The other day I received my newsletter from the great, , traditional Benedictine monks in Norcia . The beer monks. You might consider subscribing to their beer club! Sign up and receive their terrific beer every month. This is very important for their income, especially as they have to rebuild so much that was destroyed. And now, with the problems in Italy, they need lots of support.
Back to the newsletter.
This time, they included a recipe for lentils.
“Lentils!”, quoth I. “I very much like lentils. I think I have some stashed in the cupboard.”
Sure enough. I found a sack with about 125g. I did the math on the recipe, slimming it down, and looked for the other things.
Since I lacked the chicken broth they suggested, I got out a “pod” of concentrated broth which I have in reserve. Add hot water and stir it up.
After dicing up the carrot and onion, I added the broth and lentils.
No celery in the fridge for the soffritto. Big problem?
I improvised, I adapted, I OVERCAME the dearth of a celery stalk.
It was going to need some salt anyway. Right?
After some 20 minutes, I added the tomatoes.
Let it simmer with a bay leaf. I bumped it up with a sprig of rosemary.
Friday supper in Lent: Lentils and half a toasted bagel. This was my only meal of the day. I’m fasting a bit on Fridays for some intentions.
This was NOT a hardship meal, friends. It was delicious. And the bitters added an interesting tang behind the other flavors.
It is good right now to think in terms of simple foods which have a good shelf life.
Here is the recipe from the Norcia newsletter.
St. Benedict’s Lenten Lentils
Serves 4-6 People
1 minced carrot
1 rib of minced celery
1 minced white onion
4 minced garlic cloves
17.6 oz (500g) of small brown lentils -Italian or Umbrian if possible (Lenticchie di Castellucio)
5 1/4 cups of vegetable or chicken stock
1 bay leaf
1/2 of a 28 oz can of peeled, whole Italian tomatoes (diced)
1. Sauté the minced carrot, celery, onion and garlic in olive oil for 10 minutes.
2. Add stock, lentils, bay leaf; bring to a boil and then simmer gently for 20 minutes, stirring occasionally.
3. Add diced tomatoes and salt to taste, continue cooking for at least 15 more minutes, until lentils are tender and have slightly thickened.
4. Remove the lentils from the heat source and let them sit covered for 10 minutes (this will help thicken them).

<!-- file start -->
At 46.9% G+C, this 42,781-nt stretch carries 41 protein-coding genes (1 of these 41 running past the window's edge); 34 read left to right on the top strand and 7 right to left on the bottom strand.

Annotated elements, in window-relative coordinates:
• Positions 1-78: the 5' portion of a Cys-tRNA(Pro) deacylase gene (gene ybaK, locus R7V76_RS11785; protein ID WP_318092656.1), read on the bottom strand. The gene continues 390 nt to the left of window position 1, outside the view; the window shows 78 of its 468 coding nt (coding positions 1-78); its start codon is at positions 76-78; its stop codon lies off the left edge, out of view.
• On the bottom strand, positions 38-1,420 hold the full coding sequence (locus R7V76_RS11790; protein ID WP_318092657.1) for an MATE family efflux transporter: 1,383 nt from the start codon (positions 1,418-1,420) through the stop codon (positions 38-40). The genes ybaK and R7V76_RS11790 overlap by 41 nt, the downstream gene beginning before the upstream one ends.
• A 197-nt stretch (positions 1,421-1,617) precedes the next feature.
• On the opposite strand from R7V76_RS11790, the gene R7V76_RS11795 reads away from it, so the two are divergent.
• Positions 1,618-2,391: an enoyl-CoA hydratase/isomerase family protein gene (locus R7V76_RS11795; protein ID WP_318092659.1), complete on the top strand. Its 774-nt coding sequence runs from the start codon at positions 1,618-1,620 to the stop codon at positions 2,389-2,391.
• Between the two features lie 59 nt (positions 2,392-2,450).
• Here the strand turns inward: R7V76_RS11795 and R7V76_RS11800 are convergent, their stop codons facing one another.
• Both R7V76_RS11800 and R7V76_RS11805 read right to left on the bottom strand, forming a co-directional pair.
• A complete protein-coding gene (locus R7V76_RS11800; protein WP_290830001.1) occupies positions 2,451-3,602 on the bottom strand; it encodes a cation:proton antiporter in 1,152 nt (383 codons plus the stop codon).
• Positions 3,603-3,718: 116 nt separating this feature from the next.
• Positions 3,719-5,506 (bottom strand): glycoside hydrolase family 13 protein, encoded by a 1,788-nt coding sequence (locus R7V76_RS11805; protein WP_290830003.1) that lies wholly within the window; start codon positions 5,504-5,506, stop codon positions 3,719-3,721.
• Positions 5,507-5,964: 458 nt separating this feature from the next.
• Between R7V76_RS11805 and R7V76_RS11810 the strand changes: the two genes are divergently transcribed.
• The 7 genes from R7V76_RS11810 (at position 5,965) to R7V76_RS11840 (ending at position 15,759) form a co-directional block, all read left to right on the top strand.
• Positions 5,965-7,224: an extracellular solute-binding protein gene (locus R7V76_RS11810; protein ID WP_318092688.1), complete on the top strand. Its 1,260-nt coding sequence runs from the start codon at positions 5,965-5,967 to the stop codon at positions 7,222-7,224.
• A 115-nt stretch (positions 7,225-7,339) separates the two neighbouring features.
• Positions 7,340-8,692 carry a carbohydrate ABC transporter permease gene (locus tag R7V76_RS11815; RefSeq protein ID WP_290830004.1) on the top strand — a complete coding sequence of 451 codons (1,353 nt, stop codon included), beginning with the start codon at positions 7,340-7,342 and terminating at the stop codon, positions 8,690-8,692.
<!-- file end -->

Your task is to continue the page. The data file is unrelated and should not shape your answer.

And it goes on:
5. Serve drizzled with olive oil and accompanied by toasted bread.
Back to the beer for a moment. It would be really good and quite monastic to have their beer with those lentils. And pray singing the table prayers using THESE before and after the meal!
You can now get FLAT-RATE SHIPPING at$14.99 for a case to anywhere in these USA. If you order 3 or more cases, you get FREE shipping. Also, all subscribers to the Brewmonks’ Club get FREE shipping. Their beers are available in both in .75 liter bottles in cases of 6 and of 12. You can get 1 case per month or 1 case every other month.
NB: Also, they monks reached out to me and said that for every FIVE new Club members who sign up and reference “Father Z” in the “Notes about your Order” line, I will get a free case of beer to share with my priest friends and the bishop!
It’s Lent and we are at war with an invisible enemy. That doesn’t mean that you have to eat poorly or have – quod Deus avertat! – ordinary beer.
If traditional Benedictine monks are going with lentils made with a little chicken broth during LENT, I think I will risk the recipe on a Friday.
Also, from the website of the USCCB:
Q. I understand that all the Fridays of Lent are days of abstinence from meat, but I’m not sure what is classified as meat. Does meat include chicken and dairy products?
A. Abstinence laws consider that meat comes only from animals such as chickens, cows, sheep or pigs — all of which live on land. Birds are also considered meat. Abstinence does not include meat juices and liquid foods made from meat. Thus, such foods as chicken broth, consomme, soups cooked or flavored with meat, meat gravies or sauces, as well as seasonings or condiments made from animal fat are technically not forbidden. However, moral theologians have traditionally taught that we should abstain from all animal-derived products (except foods such as gelatin, butter, cheese and eggs, which do not have any meat taste). Fish are a different category of animal. Salt and freshwater species of fish, amphibians, reptiles, (cold-blooded animals) and shellfish are permitted.
That “However” is important, however.
As it goes, I wouldn’t have chicken soup, but I could use some broth to cook my lentils.